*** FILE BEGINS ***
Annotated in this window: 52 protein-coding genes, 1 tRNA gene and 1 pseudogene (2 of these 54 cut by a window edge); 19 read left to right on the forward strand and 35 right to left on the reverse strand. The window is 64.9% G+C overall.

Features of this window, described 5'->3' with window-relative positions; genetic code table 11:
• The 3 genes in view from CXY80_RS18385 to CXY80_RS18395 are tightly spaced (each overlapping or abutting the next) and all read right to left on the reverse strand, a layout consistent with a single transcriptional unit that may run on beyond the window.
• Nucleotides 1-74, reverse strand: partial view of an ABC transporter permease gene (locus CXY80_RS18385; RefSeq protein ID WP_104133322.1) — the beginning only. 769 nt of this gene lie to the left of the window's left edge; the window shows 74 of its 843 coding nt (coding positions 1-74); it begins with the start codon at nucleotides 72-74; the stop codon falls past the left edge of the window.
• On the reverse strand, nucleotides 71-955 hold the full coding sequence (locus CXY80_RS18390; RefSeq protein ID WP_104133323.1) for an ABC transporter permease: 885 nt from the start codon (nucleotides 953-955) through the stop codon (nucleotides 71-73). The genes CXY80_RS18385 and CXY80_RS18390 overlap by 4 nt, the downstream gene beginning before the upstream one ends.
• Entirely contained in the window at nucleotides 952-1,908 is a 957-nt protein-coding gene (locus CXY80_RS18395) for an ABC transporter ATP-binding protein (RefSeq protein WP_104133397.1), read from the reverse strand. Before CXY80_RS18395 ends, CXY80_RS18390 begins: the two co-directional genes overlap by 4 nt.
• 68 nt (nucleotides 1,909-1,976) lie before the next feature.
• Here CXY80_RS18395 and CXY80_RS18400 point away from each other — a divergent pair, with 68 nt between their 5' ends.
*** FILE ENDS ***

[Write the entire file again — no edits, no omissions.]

Annotated in this window: 52 protein-coding genes, 1 tRNA gene and 1 pseudogene (2 of these 54 cut by a window edge); 19 read left to right on the forward strand and 35 right to left on the reverse strand. The window is 64.9% G+C overall.

Features of this window, described 5'->3' with window-relative positions; genetic code table 11:
• The 3 genes in view from CXY80_RS18385 to CXY80_RS18395 are tightly spaced (each overlapping or abutting the next) and all read right to left on the reverse strand, a layout consistent with a single transcriptional unit that may run on beyond the window.
• Nucleotides 1-74, reverse strand: partial view of an ABC transporter permease gene (locus CXY80_RS18385; RefSeq protein ID WP_104133322.1) — the beginning only. 769 nt of this gene lie to the left of the window's left edge; the window shows 74 of its 843 coding nt (coding positions 1-74); it begins with the start codon at nucleotides 72-74; the stop codon falls past the left edge of the window.
• On the reverse strand, nucleotides 71-955 hold the full coding sequence (locus CXY80_RS18390; RefSeq protein ID WP_104133323.1) for an ABC transporter permease: 885 nt from the start codon (nucleotides 953-955) through the stop codon (nucleotides 71-73). The genes CXY80_RS18385 and CXY80_RS18390 overlap by 4 nt, the downstream gene beginning before the upstream one ends.
• Entirely contained in the window at nucleotides 952-1,908 is a 957-nt protein-coding gene (locus CXY80_RS18395) for an ABC transporter ATP-binding protein (RefSeq protein WP_104133397.1), read from the reverse strand. Before CXY80_RS18395 ends, CXY80_RS18390 begins: the two co-directional genes overlap by 4 nt.
• 68 nt (nucleotides 1,909-1,976) lie before the next feature.
• Here CXY80_RS18395 and CXY80_RS18400 point away from each other — a divergent pair, with 68 nt between their 5' ends.